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Posted on Dec 11, 2007 in Armchair Reading, Front Page Features

Caught Between Two Worlds – Ukraine’s Defense Industry

By Jerry D. Morelock

Defense Establishment Reform

Serious efforts to “westernize” Ukraine’s defense industry depend upon the ability of the country’s political leadership to institute badly-needed overall defense establishment reforms. These include much-needed revision in structure, decision-making, transparency and oversight of Ukraine’s defense establishment. For example, many Ukrainian defense agencies and organizations still follow a Soviet-era “stove pipe” method of making crucial decisions and gaining resource allocation. This abets corruption, “back door” deals, kick backs and cronyism – all characteristic of the Soviet era legacy. A desperately-needed reform would put in place more transparent procedures similar to the “interagency process” used in the U. S. government. This system requires all affected departments to be involved in decision-making and helps to ensure that a properly coordinated outcome is achieved, increasing the chances that any final decision reflects the best interests of the country as a whole (not the narrow, personally-aggrandizing outcomes that too-often happen in Ukraine’s defense establishment).

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Much of this needed defense establishment reform is laid out in the country’s NATO Membership Action Plan, a roadmap to eventual NATO membership (albeit when, or even if, Ukraine will eventually become a NATO member remains uncertain – clearly, membership will not be offered before the 2009 elections in Ukraine). Meaningful defense establishment reform must begin with an overall willingness by political and military leaders to realistically assess Ukraine’s actual defense requirements, a process that encompasses the broader areas of foreign policy and the country’s overall economy, and which is significantly influenced by domestic public opinion.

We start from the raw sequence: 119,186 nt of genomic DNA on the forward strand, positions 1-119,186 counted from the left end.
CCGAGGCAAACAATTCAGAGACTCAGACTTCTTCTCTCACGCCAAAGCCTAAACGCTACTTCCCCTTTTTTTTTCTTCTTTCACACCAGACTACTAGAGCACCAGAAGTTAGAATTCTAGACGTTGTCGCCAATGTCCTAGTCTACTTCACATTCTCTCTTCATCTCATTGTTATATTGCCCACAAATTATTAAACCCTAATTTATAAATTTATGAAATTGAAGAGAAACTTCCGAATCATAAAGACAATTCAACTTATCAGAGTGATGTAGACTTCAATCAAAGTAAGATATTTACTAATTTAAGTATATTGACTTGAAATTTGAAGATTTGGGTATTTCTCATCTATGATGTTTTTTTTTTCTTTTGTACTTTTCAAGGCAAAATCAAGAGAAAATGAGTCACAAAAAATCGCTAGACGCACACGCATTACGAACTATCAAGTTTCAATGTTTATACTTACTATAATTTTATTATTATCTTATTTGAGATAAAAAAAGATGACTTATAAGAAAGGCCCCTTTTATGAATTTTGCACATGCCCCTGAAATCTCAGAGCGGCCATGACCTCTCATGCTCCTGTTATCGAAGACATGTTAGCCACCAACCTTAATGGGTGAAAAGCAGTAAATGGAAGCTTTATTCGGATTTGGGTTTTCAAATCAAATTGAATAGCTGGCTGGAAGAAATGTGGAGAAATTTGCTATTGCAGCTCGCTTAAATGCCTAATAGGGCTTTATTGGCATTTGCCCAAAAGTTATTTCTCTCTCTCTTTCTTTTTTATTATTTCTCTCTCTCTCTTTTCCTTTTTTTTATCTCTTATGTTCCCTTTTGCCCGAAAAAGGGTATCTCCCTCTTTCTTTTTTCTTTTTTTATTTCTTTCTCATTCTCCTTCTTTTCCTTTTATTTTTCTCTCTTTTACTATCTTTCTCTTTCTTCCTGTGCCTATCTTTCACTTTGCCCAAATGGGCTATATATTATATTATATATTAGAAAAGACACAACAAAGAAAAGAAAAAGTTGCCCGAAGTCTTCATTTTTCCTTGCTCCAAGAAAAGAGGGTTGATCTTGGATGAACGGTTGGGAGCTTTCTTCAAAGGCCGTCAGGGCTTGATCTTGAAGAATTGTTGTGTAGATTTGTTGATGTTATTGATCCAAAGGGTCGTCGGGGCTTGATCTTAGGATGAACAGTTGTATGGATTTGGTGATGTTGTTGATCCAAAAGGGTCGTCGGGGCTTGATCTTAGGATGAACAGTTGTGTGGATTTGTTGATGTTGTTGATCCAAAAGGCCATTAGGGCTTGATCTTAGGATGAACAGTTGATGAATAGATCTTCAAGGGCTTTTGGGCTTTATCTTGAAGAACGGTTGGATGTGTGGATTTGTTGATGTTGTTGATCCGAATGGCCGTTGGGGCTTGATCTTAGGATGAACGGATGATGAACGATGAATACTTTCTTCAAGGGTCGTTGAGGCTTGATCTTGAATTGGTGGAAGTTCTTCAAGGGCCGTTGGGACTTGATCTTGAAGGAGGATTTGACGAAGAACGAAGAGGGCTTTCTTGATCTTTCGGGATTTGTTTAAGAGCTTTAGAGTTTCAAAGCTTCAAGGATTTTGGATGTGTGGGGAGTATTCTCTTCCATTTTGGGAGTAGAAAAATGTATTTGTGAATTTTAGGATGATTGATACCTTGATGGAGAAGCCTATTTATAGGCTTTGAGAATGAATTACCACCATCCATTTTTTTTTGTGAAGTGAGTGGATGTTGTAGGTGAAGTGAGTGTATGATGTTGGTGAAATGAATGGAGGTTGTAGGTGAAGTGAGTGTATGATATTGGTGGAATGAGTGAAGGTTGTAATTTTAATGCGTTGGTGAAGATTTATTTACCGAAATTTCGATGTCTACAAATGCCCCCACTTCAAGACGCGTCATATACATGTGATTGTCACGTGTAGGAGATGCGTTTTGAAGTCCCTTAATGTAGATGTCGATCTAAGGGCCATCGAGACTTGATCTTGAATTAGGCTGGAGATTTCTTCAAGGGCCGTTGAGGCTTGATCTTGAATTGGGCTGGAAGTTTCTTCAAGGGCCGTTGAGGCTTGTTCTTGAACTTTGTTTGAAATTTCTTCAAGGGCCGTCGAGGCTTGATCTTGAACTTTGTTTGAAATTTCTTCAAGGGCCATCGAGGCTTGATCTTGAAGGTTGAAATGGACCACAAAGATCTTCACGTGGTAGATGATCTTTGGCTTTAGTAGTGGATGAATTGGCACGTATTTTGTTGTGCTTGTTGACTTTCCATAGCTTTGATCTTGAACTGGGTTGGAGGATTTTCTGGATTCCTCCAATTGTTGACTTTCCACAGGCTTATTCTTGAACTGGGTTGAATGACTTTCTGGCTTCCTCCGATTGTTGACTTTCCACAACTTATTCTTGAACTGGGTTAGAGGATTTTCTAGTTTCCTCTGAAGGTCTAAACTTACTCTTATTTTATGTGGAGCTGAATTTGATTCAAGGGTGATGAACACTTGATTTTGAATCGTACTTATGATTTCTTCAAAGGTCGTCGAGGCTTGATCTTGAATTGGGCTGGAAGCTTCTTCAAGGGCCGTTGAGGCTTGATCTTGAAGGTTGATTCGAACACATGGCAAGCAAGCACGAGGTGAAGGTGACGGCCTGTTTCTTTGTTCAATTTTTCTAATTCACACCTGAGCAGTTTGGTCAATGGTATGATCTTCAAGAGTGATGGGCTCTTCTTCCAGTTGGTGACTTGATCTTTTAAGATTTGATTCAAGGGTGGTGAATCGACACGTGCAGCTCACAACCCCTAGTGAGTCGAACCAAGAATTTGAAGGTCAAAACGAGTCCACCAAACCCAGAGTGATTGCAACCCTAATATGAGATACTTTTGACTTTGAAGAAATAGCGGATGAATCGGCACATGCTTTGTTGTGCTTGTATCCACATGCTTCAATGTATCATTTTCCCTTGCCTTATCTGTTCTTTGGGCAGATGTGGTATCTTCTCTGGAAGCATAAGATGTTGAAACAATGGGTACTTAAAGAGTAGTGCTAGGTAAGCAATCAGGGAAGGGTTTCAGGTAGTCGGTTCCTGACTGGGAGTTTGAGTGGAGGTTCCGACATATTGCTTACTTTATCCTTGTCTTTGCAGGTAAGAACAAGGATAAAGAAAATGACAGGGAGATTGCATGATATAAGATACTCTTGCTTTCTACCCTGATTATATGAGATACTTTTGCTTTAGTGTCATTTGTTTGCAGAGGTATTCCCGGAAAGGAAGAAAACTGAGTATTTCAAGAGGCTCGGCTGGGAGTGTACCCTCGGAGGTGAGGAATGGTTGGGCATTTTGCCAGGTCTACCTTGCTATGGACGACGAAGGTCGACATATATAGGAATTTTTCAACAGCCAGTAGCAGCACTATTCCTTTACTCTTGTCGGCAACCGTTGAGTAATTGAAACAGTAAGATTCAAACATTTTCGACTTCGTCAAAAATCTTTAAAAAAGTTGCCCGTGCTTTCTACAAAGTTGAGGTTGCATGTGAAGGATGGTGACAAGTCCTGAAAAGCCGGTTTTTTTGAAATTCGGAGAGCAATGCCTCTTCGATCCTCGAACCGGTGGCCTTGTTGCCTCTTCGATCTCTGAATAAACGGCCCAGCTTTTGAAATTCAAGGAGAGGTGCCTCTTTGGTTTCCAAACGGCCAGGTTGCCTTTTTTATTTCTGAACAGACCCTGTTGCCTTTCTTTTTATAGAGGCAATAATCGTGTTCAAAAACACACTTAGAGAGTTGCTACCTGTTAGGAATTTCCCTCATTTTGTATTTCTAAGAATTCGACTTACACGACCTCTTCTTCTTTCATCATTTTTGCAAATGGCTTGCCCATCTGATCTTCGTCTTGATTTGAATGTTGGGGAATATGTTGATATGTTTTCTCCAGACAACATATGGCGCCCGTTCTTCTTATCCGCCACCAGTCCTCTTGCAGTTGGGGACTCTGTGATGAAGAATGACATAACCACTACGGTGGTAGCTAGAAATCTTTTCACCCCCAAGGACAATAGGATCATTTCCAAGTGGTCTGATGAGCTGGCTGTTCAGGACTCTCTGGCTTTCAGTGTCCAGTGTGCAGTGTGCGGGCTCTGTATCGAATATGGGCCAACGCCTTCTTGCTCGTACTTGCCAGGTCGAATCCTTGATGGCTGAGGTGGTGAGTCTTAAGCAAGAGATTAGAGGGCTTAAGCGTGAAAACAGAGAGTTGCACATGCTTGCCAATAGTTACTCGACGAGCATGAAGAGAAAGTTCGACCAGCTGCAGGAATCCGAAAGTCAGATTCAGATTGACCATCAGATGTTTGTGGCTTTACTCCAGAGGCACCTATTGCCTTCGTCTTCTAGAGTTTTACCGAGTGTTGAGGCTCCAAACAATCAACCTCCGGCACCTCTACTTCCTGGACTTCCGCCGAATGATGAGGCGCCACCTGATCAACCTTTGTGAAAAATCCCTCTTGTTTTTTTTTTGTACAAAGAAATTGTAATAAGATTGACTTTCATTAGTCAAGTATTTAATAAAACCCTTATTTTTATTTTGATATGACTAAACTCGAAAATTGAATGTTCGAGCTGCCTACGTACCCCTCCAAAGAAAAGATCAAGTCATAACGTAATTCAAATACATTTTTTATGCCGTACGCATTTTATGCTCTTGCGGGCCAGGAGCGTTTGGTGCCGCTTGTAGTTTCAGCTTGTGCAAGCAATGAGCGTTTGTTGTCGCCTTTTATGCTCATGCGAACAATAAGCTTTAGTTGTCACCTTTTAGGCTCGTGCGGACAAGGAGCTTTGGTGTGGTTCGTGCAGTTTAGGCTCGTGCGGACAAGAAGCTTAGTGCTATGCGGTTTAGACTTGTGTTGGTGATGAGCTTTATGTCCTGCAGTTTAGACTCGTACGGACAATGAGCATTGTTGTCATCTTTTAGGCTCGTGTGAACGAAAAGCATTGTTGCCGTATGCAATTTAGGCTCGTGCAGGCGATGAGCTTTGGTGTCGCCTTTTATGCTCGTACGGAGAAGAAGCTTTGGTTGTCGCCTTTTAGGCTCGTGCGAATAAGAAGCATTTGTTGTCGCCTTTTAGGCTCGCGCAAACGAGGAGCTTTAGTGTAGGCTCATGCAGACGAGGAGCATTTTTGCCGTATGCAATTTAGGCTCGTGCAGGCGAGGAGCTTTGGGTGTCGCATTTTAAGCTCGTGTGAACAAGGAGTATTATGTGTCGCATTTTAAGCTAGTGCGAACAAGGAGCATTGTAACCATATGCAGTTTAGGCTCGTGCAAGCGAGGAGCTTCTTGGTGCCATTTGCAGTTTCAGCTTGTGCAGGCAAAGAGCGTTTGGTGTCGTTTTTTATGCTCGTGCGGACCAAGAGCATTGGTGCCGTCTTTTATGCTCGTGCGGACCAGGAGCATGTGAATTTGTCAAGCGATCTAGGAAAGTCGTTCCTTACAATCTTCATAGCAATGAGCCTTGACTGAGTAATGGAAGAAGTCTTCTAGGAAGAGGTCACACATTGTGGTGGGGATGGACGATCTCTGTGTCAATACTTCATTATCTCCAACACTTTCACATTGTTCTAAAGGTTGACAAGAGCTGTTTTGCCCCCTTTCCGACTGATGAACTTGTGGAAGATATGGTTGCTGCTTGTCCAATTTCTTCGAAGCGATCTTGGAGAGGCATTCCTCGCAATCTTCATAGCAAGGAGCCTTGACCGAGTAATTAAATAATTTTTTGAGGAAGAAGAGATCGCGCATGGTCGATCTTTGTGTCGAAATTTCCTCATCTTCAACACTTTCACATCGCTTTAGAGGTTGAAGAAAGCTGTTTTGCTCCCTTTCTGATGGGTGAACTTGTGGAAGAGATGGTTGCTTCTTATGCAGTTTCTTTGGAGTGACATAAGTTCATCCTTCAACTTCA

President of the Ukraine, Viktor Yushchenko speaks with miners during a visit to the Donetsk region in November 2007.

Lingering Legacy of Corruption

A serious obstacle to defense reform (as well as political reform) is the legacy of corruption and cronyism left over from the repressive Soviet system. Transparency International’s annual Corruption Perception Index, a measure of how a country’s population views the nation’s level of corruption, still ranks Ukraine near the bottom of the 145 countries it surveys. Ukraine ranks a lowly 128 (number 145, i.e. the most corrupt, is Haiti). Ukraine is in a tier with Kazakhstan, Kyrgyzstan, Niger, Bolivia, Guatemala, and, of all places, Sudan! Although Ukraine ranks slightly above the other former Soviet Union (FSU) republics of Georgia, Tajikistan, Turkmenistan, and Azerbaijan (the lowest ranking of FSU), it lags well behind other central and eastern European countries, such as: Hungary (42), Czech Republic (51), Poland (69), Belarus (74) and Russia (96). As a further gauge of how far Ukraine has to go in overcoming this major obstacle to defense reform, other countries’ rankings show: UK (11); Canada (12); Germany (15); the U. S. (19); and France (22). Number 1 (i.e. the least corrupt country) is Finland. The top 5 are: Finland, New Zealand, Denmark, Iceland and Singapore (with Sweden, Switzerland, Norway, Australia and the Netherlands close behind to form the Top 10). China (71) and Iraq (130) are two others in the survey.

Another telling indicator by Transparency International is its Global Corruption Barometer Report. This survey asks respondents to answer whether or not they or their families had paid a bribe in the last year. The total worldwide response (2006) was: Yes=9-percent; and No=91-percent. In Ukraine, the survey results were: Yes=23-percent; and No=77-percent. Other counties in the survey showed the following percentages: U.S.: Yes=2-percent; and No=98-percent; Poland: Yes=5-percent; and No=94-percent; Czech Republic: Yes=17-percent; and No=83-percent; Russia: Yes=8-percent; and No=92-percent.

Elimination of Soviet-style corruption from Ukraine’s defense establishment requires a top-to-bottom reform that begins at the highest levels of government and industry. The short term prospects for this seem problematic, at best.

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